Riverside County District Attorney Mike Hestrin Monday denounced Superior Court judges countywide for slicing through their backlogs stemming from past COVID-19 public health lockdowns by dismissing dozens of cases without an apparent willingness to entertain further postponements.

“I assure you that we are doing everything in our power, advancing every legal argument, preparing every viable appeal, offering the court every possible solution, to keep our local judges from dismissing criminal cases,” Hestrin said. “These case dismissals are not justified and are not justice.”

According to the District Attirbet;s office, in recent months, judges have tossed more than 200 cases as they contend with a collective backlog of over 2,800 criminal matters on their dockets.

“This includes both misdemeanor and felony offenses,” the agency said. “Most dismissed cases involve domestic violence charges but have also included other crime types, such as an assault case and a robbery.”

The judges are citing instances where they cannot find courtrooms to try matters even when the prosecution and defense are ready to move forward with proceedings, according to the D.A.’s office.

“Rather than granting the prosecution a brief continuance until a trial courtroom becomes available, judges have chosen to dismiss criminal cases and release the accused perpetrators,” the agency stated.

The Superior Court Executive Office did not immediately respond to a request for comment.

According to prosecutors, the massive backlog is a direct result of the changes in court operations that were ordered or allowed by the State Judicial Council and Office of the Chief Justice after the governor declared a public health state of emergency amid the coronavirus outbreak.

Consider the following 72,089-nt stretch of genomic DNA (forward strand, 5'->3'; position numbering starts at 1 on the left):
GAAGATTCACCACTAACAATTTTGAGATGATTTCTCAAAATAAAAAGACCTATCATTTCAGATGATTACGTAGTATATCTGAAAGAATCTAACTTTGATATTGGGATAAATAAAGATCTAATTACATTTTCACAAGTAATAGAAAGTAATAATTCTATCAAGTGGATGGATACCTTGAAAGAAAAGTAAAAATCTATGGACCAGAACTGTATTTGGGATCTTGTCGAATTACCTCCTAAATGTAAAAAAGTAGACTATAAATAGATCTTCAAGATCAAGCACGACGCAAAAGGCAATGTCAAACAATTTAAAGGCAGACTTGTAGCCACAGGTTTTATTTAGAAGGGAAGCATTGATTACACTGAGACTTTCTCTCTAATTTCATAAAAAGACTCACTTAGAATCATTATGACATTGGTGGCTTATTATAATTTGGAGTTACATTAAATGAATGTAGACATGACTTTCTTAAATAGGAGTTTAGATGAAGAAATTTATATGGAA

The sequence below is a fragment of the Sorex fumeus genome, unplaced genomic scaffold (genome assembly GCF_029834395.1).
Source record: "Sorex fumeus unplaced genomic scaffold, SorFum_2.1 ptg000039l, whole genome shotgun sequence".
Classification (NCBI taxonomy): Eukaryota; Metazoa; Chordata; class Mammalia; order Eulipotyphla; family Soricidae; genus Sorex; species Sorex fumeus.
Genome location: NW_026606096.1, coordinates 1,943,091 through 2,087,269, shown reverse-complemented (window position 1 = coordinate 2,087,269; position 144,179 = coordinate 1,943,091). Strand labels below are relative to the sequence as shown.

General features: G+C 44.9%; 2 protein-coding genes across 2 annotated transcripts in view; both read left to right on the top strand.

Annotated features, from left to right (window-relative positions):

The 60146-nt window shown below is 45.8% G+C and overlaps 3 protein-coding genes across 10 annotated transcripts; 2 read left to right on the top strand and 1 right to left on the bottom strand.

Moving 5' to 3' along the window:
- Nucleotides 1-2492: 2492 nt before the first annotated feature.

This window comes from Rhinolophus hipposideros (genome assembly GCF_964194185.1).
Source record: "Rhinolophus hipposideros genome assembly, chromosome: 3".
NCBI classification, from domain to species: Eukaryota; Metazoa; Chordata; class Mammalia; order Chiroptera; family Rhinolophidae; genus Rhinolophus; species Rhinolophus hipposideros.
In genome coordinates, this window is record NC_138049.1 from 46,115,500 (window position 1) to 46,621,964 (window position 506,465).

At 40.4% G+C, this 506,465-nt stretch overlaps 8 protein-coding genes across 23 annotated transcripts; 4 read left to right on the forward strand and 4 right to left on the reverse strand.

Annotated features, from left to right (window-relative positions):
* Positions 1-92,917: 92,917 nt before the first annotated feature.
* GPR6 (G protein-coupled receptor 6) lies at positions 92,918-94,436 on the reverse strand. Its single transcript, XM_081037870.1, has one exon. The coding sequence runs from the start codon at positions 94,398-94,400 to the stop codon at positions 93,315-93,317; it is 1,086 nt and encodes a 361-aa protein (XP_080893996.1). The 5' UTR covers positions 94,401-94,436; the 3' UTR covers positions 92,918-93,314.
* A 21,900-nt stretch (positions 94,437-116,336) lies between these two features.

Following the initial declaration, the courts implemented a series of additional emergency-driven modifications, with multiple courthouses in Riverside County remaining closed for most of 2020, and others only being available to the public for limited hours each weekday.

Between the early spring and late summer of 2020, jury trials were suspended unless they had already begun.

The governor’s lockdown orders that were renewed again toward the end of that year impacted court operations further.

All of the COVID-19-linked emergency orders affecting the courts expired earlier this month.

Prosecutors said that state law permits re-filing dismissed felony cases one time. Misdemeanor cases cannot be refiled.

The current backlog is reminiscent of the cumulative impact of a buildup of unresolved criminal cases in 2007 that prompted the state to dispatch a “judicial strike team” to the county to help sort through criminal cases clogging the local court system.

At the time, the Superior Court virtually halted civil jury trials for months while judges focused on reducing the strain on judicial resources. An empty elementary school was even converted into a makeshift courthouse, specifically to hear civil matters.

The backlog at that time was about half of what it is now.

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